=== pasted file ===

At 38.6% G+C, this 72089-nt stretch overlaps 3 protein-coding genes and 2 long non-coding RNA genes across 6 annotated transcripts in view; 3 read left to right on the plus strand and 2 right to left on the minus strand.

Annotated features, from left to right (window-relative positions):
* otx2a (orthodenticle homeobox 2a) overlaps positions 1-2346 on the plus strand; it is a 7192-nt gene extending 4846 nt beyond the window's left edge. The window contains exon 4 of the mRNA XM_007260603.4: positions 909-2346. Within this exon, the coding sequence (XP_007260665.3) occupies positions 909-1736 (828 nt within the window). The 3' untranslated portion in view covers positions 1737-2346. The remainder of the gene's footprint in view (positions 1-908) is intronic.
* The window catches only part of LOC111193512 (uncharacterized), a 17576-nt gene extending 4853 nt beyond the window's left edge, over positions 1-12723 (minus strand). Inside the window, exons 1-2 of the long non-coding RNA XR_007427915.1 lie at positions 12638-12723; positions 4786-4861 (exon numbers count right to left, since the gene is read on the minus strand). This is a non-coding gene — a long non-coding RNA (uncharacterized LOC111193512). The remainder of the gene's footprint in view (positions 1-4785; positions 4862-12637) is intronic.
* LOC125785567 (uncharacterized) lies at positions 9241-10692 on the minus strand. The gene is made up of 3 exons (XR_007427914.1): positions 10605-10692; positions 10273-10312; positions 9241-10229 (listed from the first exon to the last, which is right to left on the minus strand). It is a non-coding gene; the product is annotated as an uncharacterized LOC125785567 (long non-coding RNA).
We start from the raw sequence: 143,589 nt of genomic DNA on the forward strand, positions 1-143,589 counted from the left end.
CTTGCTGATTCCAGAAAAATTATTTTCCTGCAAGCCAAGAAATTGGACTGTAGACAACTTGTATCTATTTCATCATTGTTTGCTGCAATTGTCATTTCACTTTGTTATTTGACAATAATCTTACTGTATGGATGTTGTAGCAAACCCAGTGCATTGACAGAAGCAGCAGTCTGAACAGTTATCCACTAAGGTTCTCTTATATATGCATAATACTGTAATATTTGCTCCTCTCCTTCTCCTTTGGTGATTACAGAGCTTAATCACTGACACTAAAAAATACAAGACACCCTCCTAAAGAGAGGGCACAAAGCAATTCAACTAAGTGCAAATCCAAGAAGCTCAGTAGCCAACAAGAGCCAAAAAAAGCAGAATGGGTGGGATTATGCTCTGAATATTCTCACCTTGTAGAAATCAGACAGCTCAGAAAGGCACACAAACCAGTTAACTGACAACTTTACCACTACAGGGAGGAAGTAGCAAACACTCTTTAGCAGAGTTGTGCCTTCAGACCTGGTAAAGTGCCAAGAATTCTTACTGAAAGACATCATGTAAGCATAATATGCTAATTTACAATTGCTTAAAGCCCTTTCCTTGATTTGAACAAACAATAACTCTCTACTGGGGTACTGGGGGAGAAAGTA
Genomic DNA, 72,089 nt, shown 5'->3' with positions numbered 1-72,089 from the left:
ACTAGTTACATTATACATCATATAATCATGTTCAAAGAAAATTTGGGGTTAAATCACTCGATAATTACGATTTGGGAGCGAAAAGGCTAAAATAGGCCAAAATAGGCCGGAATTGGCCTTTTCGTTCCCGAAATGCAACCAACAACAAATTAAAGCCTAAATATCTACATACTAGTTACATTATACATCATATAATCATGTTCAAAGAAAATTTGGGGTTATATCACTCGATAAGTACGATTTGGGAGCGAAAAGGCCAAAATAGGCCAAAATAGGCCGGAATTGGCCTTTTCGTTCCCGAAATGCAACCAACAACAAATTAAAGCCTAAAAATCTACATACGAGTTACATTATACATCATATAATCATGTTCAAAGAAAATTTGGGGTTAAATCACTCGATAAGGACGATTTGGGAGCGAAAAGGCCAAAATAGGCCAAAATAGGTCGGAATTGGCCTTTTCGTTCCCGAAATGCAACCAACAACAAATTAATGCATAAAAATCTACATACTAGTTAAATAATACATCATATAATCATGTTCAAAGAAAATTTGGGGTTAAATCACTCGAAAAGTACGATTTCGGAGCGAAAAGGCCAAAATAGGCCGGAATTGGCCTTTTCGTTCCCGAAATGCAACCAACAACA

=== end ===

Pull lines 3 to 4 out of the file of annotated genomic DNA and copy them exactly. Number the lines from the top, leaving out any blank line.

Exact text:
* otx2a (orthodenticle homeobox 2a) overlaps positions 1-2346 on the plus strand; it is a 7192-nt gene extending 4846 nt beyond the window's left edge. The window contains exon 4 of the mRNA XM_007260603.4: positions 909-2346. Within this exon, the coding sequence (XP_007260665.3) occupies positions 909-1736 (828 nt within the window). The 3' untranslated portion in view covers positions 1737-2346. The remainder of the gene's footprint in view (positions 1-908) is intronic.
* The window catches only part of LOC111193512 (uncharacterized), a 17576-nt gene extending 4853 nt beyond the window's left edge, over positions 1-12723 (minus strand). Inside the window, exons 1-2 of the long non-coding RNA XR_007427915.1 lie at positions 12638-12723; positions 4786-4861 (exon numbers count right to left, since the gene is read on the minus strand). This is a non-coding gene — a long non-coding RNA (uncharacterized LOC111193512). The remainder of the gene's footprint in view (positions 1-4785; positions 4862-12637) is intronic.